Cash Basis – What Does It Mean For Landlords?

Historically, individuals have been required to calculate their rental profits using what is known as an “accruals” basis. However, from 6th April 2017, for many individuals, the standard basis to use has changed to being what is known as the cash basis. This article examines the differences between the two, and to help you decide which one to use.

Accruals basis

The accruals basis means that you should enter income and expenditure based on when it relates to, rather than when it is received or paid. This can mean some apportionment between different tax years.

To take an example of income, if you received a rental payment of £12,000 for 6 months in advance for a period between 6th January 2019 and 6th July 2019, this would clearly cross a tax year and an apportionment would need to be made. In this case 3 months’ rent of £12,000 X 3/6 = £6,000 would fall in to the 2018/19 tax year, and the remainder would be deferred until 2019/20 tax year.

This works the same way with expenditure. For example, if your annual insurance renewal date is 6th August 2018 each year, this would also crossover to separate tax years. In this case, eight months would fall into the 2018/19 tax year with the remaining four months falling into a 2019/20 tax year. In a similar way, we would need to make apportionment of this expenditure. if your insurance premium was £600, then 8/12 X £600 = £400 would be included in the 2018/19 tax year and £200 would be carried forward in to the 2019/20 tax year.

Cash Basis

The cash basis simply means that you record income when you receive it, and record payments when you pay them out. In the previous example of the income received in advance of £12,000 for the period of 6th January 2019 to 6th July 2019, under the cash basis this would be recorded in full in the 2018/19 tax year. This would leave a larger amount of rental income in 2018/19 tax year and less in the 2019/20 tax year.

Similarly, carrying on from the previous example on insurance cost where the premium covers an entire year from 6th August 2018, the full amount of the premium is included in the 2018/19 tax year rather than being apportioned over two tax years.

Which basis?

Prior to 6th April 2017, property income would usually need to be on an accruals basis. HMRC did allow some leniency where the gross rental income was less than £15,000 and using the cash basis would not materially change the tax position for that year. From 6th April 2017 onwards, the cash basis is the method that normally applies as the basis for calculating rental profits, unless you opt out via your self assessment tax return.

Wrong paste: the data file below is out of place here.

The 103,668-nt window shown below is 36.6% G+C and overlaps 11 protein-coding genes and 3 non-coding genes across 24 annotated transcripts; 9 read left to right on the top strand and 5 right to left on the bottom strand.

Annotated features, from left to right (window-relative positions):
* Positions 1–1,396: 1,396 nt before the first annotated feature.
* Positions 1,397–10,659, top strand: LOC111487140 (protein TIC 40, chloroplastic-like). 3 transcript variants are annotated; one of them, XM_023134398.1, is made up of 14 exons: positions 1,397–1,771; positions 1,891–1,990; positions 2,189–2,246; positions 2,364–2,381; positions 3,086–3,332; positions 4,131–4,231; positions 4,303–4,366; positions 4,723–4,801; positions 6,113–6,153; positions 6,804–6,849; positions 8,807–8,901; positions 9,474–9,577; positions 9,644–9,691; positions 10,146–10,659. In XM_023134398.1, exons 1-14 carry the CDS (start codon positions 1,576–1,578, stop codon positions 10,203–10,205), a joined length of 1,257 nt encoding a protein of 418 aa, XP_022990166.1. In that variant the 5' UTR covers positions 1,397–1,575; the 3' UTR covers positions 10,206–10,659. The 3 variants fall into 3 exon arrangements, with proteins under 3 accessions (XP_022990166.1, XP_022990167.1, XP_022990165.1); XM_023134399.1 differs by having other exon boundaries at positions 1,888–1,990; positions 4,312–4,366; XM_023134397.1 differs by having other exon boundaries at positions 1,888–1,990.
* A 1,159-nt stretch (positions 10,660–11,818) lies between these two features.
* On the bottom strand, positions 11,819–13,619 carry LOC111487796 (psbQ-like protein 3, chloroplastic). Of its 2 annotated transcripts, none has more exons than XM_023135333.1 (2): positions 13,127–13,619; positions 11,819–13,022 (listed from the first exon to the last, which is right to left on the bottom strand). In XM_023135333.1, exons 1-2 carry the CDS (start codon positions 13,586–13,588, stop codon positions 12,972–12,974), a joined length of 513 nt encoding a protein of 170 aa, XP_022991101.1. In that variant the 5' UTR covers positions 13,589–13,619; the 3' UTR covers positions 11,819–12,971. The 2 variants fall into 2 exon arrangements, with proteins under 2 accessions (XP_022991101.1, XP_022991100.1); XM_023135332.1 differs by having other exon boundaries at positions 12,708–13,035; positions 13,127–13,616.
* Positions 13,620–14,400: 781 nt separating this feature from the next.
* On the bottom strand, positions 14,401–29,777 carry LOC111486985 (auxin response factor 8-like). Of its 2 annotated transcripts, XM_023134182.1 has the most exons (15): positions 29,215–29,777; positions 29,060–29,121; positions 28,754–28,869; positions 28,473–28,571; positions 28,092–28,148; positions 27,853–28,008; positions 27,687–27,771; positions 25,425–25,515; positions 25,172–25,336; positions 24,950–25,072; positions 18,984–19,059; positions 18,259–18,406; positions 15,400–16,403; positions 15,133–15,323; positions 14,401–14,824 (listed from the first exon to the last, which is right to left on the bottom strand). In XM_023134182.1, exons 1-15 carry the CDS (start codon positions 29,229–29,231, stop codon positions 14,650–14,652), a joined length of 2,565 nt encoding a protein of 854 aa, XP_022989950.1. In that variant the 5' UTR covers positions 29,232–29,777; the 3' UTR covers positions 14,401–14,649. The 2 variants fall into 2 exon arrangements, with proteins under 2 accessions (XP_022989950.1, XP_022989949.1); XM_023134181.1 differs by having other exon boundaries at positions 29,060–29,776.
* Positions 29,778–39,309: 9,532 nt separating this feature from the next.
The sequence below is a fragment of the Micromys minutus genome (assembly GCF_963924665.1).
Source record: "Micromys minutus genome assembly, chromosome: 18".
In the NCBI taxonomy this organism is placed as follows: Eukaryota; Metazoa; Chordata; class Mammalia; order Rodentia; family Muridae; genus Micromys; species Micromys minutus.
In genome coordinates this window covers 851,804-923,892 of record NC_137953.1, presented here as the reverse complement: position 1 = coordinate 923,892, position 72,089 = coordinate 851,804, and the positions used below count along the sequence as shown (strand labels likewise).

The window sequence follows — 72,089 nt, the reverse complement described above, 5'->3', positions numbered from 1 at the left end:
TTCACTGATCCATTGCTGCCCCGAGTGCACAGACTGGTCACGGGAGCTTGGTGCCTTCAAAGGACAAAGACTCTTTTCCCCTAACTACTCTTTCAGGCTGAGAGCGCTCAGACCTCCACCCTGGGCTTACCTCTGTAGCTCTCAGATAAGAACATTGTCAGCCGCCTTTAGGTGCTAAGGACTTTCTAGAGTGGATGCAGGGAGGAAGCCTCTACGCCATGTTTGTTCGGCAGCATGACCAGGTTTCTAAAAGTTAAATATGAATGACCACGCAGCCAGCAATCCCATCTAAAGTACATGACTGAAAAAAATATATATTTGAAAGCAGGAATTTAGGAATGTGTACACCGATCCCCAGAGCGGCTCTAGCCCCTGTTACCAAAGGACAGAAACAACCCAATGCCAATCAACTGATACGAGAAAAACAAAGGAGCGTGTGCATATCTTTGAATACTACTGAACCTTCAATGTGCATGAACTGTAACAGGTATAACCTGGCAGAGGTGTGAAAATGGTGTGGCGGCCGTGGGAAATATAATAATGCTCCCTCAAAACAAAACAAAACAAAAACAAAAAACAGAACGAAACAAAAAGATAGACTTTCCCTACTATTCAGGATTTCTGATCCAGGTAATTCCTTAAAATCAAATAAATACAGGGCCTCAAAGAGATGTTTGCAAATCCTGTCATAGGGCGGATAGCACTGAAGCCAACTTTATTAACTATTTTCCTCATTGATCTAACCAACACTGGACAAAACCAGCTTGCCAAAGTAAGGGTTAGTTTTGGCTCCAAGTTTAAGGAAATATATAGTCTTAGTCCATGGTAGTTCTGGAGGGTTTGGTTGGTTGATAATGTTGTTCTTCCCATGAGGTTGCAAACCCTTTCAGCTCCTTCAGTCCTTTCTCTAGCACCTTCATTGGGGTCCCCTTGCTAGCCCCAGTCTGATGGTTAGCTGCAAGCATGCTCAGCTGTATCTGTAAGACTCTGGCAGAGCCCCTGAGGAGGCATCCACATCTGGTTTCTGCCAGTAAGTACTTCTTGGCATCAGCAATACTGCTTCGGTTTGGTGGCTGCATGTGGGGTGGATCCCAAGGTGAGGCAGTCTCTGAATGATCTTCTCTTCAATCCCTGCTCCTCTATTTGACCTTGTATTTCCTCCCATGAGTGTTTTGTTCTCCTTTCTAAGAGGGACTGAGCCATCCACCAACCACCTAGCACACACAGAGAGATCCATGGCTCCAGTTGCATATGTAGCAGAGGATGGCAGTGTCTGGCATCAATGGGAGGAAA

There are a few exceptions to this where:

  • Gross rental income exceeds £150,000 per property business (see below.)
  • You have made an election on the tax return property pages to use the accruals basis (referred to as the traditional basis.)
  • You have joint property that is held with a spouse (where no Form 17 has been filed) and the spouse is not using a cash basis.
  • You hold property in a limited company or limited liability partnership (though not ordinary partnerships operating a rental property business with all partners being individuals and the gross rental income falling within the £150,000 limit.)
  • The cash basis is not available to trusts

You should note that, for this purpose, your UK rental income and overseas rental income are treated as two separate businesses. Therefore, the £150,000 gross rental income limit applies separately. If, for example, your gross UK rental income exceeded £150,000 but your overseas rental income didn’t, you could still use the cash basis for your overseas rental income.

If I Have the Choice

Many landlords would fall within the £150,000 threshold and therefore have the choice to elect which basis to use. The plus side on the cash basis is it is simpler. It is very easy to do bookkeeping where you are recording what has been paid and what has been received in a period.

However, where you receive large rental payments in one year for a period that relates largely to the next tax year, this can produce an odd result in one year.  This could also cause further effects if you are close to exceeding a tax band.  Other disadvantages in more complex areas include, but not limited to, interest relief and amongst others.

For some landlords, the accruals basis is of greater benefit to landlords than the cash basis, simply because rent is normally paid one month in advance, and expenses are normally paid in the opposite way.   Although it may be the opposite for other landlords, and there may be some landlords who would benefit from moving income and expenditure into a different year if their tax bands have fluctuated.

This is scratching the surface of this tax area, but one final point to note is that, if you change the basis that you calculate rental profits, specific provisions apply to ensure that no income or expenditure is missed or double counted as a result of the change. Here, it would be a good idea to consult your tax adviser or accountant to ensure this is correctly recorded.  In fact, it would be recommended to discuss your position on the whole with your tax advisor, to make sure you have selected the method – accruals or cash basis – which suits your circumstances best.

For any of your property tax needs, please do not hesitate to contact RITA4Rent today on Freephone 0800 1 22 33 57 or via email by clicking here.

RITA Recommends:

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